I am sure none of us thought we could learn anything about productivity from our lecturers and professors at uni. I can almost hear you falling off your chair laughing at the idea.
Surprises in classical research on the productivity of professors
All good research surprises. Boice’s work on the productivity of “New Faculty” packs the surprises.
What you didn’t know about academic life
First, some basics. Academic life is amazingly brutal and competitive. Young academics are supposed to write academic articles and get them published. The whole process takes forever and it is hard to know how well you are doing. But if you don’t succeed in publishing a handful of articles every year, you will lose your job, be quite unable to get another one, and have to start another career at the bottom of the ladder.
In short, you have to do difficult work, you have to “sell” it in a long process that takes years, and you are gambling everything. How would you feel? What would you do?
Trying too hard
The typical young academic panics. They promise themselves that they will work very, very hard. Day 1: the alarm goes off at 5am. Maybe they get up; maybe they don’t. If they do, they stumble to their desk and stare at their work. Their confidence plummets and they don’t do a lot.
Never mind. They promise themselves they will catch up at the weekend. They refuse to go out and on Saturday evening, they sit down at their desk, and stare at their work . . .
Oh, you know what happens next. You’ve been there. This goes on-and-on until a deadline forces them to get going and then they pull several all-nighters, make the deadline just in time, and blame the typos and shoddy writing on running out of time.
Guess what? This is a “hiding to nowhere”. And the problem is not lack of discipline. The problem is trying to do too much. This is binge-working based on a romantic notion of work.
Get over it! Work is work. Did you hear that? Work is work. You aren’t brilliant. You aren’t capable of massive amounts of work.
Very successful people work playfully. Little-and-often
You are capable of doing your work and loving it.
Boice studied academics, young and old, often watching them when they work. Productive academics look lazy. (They do, don’t they?) They move around in a relaxed fashion often because they have a little secret.
They do get up early, but so they can spend an hour or so writing every day while the house is still quiet.
They don’t jump to writing the finished article all at once though.
They get up. They sit down.
If they feel unmoved to work, they free-write. They will probably tear up what they have written tomorrow, but they get the creative juices going.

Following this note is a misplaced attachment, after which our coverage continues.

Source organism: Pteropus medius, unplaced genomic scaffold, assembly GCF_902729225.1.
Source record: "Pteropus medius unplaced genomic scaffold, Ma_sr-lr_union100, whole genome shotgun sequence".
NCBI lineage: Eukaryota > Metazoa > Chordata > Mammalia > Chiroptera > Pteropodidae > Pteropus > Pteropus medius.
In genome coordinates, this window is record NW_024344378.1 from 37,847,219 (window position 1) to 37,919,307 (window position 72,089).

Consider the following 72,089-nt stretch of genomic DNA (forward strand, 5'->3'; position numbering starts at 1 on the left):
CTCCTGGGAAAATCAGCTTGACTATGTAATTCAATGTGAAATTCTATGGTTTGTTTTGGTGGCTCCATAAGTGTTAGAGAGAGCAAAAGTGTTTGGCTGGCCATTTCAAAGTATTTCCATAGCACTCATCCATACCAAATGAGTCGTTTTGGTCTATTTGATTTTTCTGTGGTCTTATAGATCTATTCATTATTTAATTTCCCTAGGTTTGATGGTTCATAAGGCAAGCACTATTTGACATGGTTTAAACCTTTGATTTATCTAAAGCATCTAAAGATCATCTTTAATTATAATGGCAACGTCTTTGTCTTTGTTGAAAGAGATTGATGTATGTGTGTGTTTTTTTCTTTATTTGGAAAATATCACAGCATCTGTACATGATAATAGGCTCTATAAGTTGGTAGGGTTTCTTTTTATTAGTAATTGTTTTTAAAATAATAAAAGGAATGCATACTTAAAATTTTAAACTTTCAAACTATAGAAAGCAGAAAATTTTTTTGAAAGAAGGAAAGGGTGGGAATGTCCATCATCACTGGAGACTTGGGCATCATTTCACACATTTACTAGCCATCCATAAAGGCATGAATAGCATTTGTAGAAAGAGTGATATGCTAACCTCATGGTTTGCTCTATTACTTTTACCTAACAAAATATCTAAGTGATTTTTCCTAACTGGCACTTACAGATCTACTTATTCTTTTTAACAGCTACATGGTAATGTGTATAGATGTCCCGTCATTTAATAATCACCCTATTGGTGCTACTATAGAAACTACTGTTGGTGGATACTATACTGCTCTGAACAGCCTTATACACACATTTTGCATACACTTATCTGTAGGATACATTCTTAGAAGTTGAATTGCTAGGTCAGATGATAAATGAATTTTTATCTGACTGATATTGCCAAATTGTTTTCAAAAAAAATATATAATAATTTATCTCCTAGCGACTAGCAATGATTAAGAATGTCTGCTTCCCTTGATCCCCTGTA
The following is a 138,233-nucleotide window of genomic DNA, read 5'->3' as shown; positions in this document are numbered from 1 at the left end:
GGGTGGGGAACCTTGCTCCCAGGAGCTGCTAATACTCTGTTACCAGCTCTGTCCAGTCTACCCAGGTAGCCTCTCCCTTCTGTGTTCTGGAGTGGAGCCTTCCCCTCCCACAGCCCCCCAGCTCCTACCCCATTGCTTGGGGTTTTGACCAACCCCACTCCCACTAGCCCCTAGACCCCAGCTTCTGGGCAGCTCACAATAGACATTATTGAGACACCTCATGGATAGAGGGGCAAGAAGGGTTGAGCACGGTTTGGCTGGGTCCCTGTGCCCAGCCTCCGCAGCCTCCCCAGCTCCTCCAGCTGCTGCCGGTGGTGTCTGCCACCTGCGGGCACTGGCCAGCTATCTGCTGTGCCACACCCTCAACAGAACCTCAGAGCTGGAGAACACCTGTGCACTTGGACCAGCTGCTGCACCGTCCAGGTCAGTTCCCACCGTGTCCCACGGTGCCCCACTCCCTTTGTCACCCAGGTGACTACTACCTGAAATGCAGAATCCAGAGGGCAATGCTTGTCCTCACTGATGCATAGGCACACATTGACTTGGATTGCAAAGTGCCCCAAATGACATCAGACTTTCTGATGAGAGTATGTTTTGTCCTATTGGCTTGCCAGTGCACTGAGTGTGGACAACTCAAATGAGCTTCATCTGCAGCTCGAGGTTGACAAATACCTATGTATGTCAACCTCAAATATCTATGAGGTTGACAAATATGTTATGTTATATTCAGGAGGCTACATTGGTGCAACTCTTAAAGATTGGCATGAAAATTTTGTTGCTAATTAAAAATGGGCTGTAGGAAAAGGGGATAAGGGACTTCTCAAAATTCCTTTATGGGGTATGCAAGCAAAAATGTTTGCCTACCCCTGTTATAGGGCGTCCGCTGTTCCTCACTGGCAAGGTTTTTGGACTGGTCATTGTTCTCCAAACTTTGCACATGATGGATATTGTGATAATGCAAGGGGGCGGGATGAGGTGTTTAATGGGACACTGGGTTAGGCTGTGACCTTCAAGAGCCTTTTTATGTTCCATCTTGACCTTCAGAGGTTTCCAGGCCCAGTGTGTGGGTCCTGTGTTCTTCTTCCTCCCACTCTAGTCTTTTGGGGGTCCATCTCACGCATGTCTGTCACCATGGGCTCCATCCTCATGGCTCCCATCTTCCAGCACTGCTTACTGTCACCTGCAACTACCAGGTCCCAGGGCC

Tomorrow they come and carry on.
By working every day, they don’t have to remember where they got up to and they just carry on, adding stuff, deleting stuff, structuring and editing.
Slowly and painlessly, the work clocks up without any binge-working or panic.
With that casual hour done, they can afford to be relaxed with people, to do admin work, to be friendly to students, to read, to do lab work, to discuss ideas.
What can other-workers learn from professors?
Other work is no different.
Agile is simply the same process. We work on one project at a time. We define what needs to be done and we concentrate on it. Other priorities are shut out until it is done. But despite the rugby-terminology of scrum and sprint, we don’t rush. Burn-down is for tasks. Burn-out takes us nowhere.
If working little-and-often is so right, why don’t we all do it?
Where we fail is that we don’t have the guts to work little-and-often. The secret is a good mentor who can act as a pace-maker. But we don’t always have a good mentor. So we need to get into the habit early of working a little on our main project every morning.
Here is a set of slides I put together for first-year students with some of his observations. I link to Boice’s book is below. I do recommend it. It is a stunning piece of research about productivity with real insights on how to join that small group of people who achieved 700% of what we achieve. After that it is up-to-you.
Try it this way perhaps. If you haven’t made progress during the week, on Saturday evening, don’t cancel your plans. But before you go out, free write for 20 minutes. That’s all. Just write what is in your head for 20 minutes. Then go out. And get Boice’s book. I promise you that you will be surprised, relieved and unburdened.